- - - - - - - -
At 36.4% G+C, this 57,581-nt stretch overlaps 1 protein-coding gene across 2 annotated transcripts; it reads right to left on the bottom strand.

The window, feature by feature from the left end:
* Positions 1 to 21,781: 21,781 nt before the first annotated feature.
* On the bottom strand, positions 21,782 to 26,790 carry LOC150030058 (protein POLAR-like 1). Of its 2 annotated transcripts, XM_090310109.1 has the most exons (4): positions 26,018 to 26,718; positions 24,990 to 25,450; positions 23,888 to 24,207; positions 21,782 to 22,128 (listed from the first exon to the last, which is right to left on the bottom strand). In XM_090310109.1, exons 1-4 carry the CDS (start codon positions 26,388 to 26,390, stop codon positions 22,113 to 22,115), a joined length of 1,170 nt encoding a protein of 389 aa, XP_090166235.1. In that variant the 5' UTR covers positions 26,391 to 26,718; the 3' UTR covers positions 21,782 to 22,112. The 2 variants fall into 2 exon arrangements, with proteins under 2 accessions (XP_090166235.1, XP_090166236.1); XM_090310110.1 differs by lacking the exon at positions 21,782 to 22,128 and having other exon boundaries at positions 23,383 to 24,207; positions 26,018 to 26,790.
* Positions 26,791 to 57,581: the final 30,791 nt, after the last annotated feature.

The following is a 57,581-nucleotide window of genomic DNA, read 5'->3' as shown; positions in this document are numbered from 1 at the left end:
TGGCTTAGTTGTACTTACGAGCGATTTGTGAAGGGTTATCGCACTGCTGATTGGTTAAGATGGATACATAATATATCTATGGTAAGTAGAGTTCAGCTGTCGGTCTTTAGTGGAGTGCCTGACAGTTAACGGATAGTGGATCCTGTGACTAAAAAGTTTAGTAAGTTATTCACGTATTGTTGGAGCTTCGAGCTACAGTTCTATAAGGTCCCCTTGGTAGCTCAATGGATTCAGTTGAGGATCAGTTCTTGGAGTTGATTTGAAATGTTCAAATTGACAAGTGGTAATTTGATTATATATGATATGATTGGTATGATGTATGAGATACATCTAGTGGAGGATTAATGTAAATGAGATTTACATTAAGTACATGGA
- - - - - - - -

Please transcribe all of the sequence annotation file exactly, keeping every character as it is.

At 36.4% G+C, this 57,581-nt stretch overlaps 1 protein-coding gene across 2 annotated transcripts; it reads right to left on the bottom strand.

The window, feature by feature from the left end:
* Positions 1 to 21,781: 21,781 nt before the first annotated feature.
* On the bottom strand, positions 21,782 to 26,790 carry LOC150030058 (protein POLAR-like 1). Of its 2 annotated transcripts, XM_090310109.1 has the most exons (4): positions 26,018 to 26,718; positions 24,990 to 25,450; positions 23,888 to 24,207; positions 21,782 to 22,128 (listed from the first exon to the last, which is right to left on the bottom strand). In XM_090310109.1, exons 1-4 carry the CDS (start codon positions 26,388 to 26,390, stop codon positions 22,113 to 22,115), a joined length of 1,170 nt encoding a protein of 389 aa, XP_090166235.1. In that variant the 5' UTR covers positions 26,391 to 26,718; the 3' UTR covers positions 21,782 to 22,112. The 2 variants fall into 2 exon arrangements, with proteins under 2 accessions (XP_090166235.1, XP_090166236.1); XM_090310110.1 differs by lacking the exon at positions 21,782 to 22,128 and having other exon boundaries at positions 23,383 to 24,207; positions 26,018 to 26,790.
* Positions 26,791 to 57,581: the final 30,791 nt, after the last annotated feature.

The following is a 57,581-nucleotide window of genomic DNA, read 5'->3' as shown; positions in this document are numbered from 1 at the left end:
TGGCTTAGTTGTACTTACGAGCGATTTGTGAAGGGTTATCGCACTGCTGATTGGTTAAGATGGATACATAATATATCTATGGTAAGTAGAGTTCAGCTGTCGGTCTTTAGTGGAGTGCCTGACAGTTAACGGATAGTGGATCCTGTGACTAAAAAGTTTAGTAAGTTATTCACGTATTGTTGGAGCTTCGAGCTACAGTTCTATAAGGTCCCCTTGGTAGCTCAATGGATTCAGTTGAGGATCAGTTCTTGGAGTTGATTTGAAATGTTCAAATTGACAAGTGGTAATTTGATTATATATGATATGATTGGTATGATGTATGAGATACATCTAGTGGAGGATTAATGTAAATGAGATTTACATTAAGTACATGGA